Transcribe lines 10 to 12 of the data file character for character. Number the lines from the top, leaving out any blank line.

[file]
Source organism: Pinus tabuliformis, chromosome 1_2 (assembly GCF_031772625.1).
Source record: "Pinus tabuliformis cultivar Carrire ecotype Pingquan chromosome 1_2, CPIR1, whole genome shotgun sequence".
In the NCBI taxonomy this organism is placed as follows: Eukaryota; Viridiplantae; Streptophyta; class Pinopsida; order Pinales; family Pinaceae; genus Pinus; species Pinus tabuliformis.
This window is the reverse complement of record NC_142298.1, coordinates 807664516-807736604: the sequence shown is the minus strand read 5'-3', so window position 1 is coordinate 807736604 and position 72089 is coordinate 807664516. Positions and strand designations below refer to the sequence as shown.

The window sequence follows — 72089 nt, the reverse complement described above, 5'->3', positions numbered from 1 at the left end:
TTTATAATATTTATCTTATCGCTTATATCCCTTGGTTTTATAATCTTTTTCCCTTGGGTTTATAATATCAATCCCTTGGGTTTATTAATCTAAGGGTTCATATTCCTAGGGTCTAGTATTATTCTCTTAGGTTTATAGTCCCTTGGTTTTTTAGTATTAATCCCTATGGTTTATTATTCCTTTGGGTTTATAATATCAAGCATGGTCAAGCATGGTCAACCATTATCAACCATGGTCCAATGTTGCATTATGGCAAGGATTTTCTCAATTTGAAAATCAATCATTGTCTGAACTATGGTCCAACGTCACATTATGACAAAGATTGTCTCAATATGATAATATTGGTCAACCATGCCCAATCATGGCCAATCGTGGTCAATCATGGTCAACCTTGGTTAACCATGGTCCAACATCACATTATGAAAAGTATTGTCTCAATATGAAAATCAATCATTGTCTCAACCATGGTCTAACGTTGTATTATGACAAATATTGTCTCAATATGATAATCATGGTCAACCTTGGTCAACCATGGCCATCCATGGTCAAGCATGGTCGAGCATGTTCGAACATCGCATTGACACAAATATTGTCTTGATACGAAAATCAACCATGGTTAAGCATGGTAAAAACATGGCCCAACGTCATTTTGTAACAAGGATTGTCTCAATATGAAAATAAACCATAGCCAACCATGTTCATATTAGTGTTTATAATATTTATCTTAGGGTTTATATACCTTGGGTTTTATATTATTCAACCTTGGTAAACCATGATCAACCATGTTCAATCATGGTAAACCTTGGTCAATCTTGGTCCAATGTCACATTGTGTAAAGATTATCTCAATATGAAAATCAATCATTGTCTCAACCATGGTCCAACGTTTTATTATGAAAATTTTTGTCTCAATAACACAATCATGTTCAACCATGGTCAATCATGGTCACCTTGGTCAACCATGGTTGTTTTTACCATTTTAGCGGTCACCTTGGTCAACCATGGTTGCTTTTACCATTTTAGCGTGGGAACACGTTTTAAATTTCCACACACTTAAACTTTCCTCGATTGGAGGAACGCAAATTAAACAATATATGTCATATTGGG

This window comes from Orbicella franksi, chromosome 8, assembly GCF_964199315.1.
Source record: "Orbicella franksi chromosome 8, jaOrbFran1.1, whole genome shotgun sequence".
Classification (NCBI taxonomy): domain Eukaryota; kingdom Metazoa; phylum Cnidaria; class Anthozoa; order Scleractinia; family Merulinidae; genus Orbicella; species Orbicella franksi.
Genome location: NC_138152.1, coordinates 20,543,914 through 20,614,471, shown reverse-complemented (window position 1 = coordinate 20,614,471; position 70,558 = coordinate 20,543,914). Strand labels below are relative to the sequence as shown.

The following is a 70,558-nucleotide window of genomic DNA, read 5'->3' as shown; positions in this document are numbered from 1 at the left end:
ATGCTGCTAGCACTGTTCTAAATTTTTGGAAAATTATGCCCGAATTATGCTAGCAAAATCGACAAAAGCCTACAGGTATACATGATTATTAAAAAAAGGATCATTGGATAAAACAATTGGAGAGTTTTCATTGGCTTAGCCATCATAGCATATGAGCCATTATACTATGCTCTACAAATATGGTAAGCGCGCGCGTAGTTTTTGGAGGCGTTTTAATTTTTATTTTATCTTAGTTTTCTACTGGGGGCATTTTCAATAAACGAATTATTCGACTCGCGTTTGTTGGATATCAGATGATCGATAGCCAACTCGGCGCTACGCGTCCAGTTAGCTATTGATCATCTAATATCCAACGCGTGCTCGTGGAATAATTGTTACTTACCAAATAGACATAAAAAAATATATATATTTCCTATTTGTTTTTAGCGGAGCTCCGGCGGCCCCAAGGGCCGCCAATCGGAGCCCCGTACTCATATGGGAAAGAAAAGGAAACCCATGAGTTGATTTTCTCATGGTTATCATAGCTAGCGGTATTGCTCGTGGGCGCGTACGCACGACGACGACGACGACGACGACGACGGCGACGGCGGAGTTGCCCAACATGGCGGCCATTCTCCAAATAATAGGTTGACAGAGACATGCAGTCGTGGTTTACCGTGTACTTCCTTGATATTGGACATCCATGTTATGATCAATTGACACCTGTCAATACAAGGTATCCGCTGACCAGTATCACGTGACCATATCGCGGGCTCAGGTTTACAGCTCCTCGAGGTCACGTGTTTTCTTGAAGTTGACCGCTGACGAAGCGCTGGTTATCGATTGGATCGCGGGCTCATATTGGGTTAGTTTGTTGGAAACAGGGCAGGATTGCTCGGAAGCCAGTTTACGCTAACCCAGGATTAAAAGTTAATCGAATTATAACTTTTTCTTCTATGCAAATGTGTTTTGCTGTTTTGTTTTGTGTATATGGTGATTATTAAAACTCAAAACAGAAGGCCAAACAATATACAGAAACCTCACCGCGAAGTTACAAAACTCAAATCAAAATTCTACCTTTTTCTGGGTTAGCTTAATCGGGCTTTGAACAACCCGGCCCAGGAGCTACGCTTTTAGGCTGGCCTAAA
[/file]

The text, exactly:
Genome location: NC_138152.1, coordinates 20,543,914 through 20,614,471, shown reverse-complemented (window position 1 = coordinate 20,614,471; position 70,558 = coordinate 20,543,914). Strand labels below are relative to the sequence as shown.

The following is a 70,558-nucleotide window of genomic DNA, read 5'->3' as shown; positions in this document are numbered from 1 at the left end:
ATGCTGCTAGCACTGTTCTAAATTTTTGGAAAATTATGCCCGAATTATGCTAGCAAAATCGACAAAAGCCTACAGGTATACATGATTATTAAAAAAAGGATCATTGGATAAAACAATTGGAGAGTTTTCATTGGCTTAGCCATCATAGCATATGAGCCATTATACTATGCTCTACAAATATGGTAAGCGCGCGCGTAGTTTTTGGAGGCGTTTTAATTTTTATTTTATCTTAGTTTTCTACTGGGGGCATTTTCAATAAACGAATTATTCGACTCGCGTTTGTTGGATATCAGATGATCGATAGCCAACTCGGCGCTACGCGTCCAGTTAGCTATTGATCATCTAATATCCAACGCGTGCTCGTGGAATAATTGTTACTTACCAAATAGACATAAAAAAATATATATATTTCCTATTTGTTTTTAGCGGAGCTCCGGCGGCCCCAAGGGCCGCCAATCGGAGCCCCGTACTCATATGGGAAAGAAAAGGAAACCCATGAGTTGATTTTCTCATGGTTATCATAGCTAGCGGTATTGCTCGTGGGCGCGTACGCACGACGACGACGACGACGACGACGACGGCGACGGCGGAGTTGCCCAACATGGCGGCCATTCTCCAAATAATAGGTTGACAGAGACATGCAGTCGTGGTTTACCGTGTACTTCCTTGATATTGGACATCCATGTTATGATCAATTGACACCTGTCAATACAAGGTATCCGCTGACCAGTATCACGTGACCATATCGCGGGCTCAGGTTTACAGCTCCTCGAGGTCACGTGTTTTCTTGAAGTTGACCGCTGACGAAGCGCTGGTTATCGATTGGATCGCGGGCTCATATTGGGTTAGTTTGTTGGAAACAGGGCAGGATTGCTCGGAAGCCAGTTTACGCTAACCCAGGATTAAAAGTTAATCGAATTATAACTTTTTCTTCTATGCAAATGTGTTTTGCTGTTTTGTTTTGTGTATATGGTGATTATTAAAACTCAAAACAGAAGGCCAAACAATATACAGAAACCTCACCGCGAAGTTACAAAACTCAAATCAAAATTCTACCTTTTTCTGGGTTAGCTTAATCGGGCTTTGAACAACCCGGCCCAGGAGCTACGCTTTTAGGCTGGCCTAAA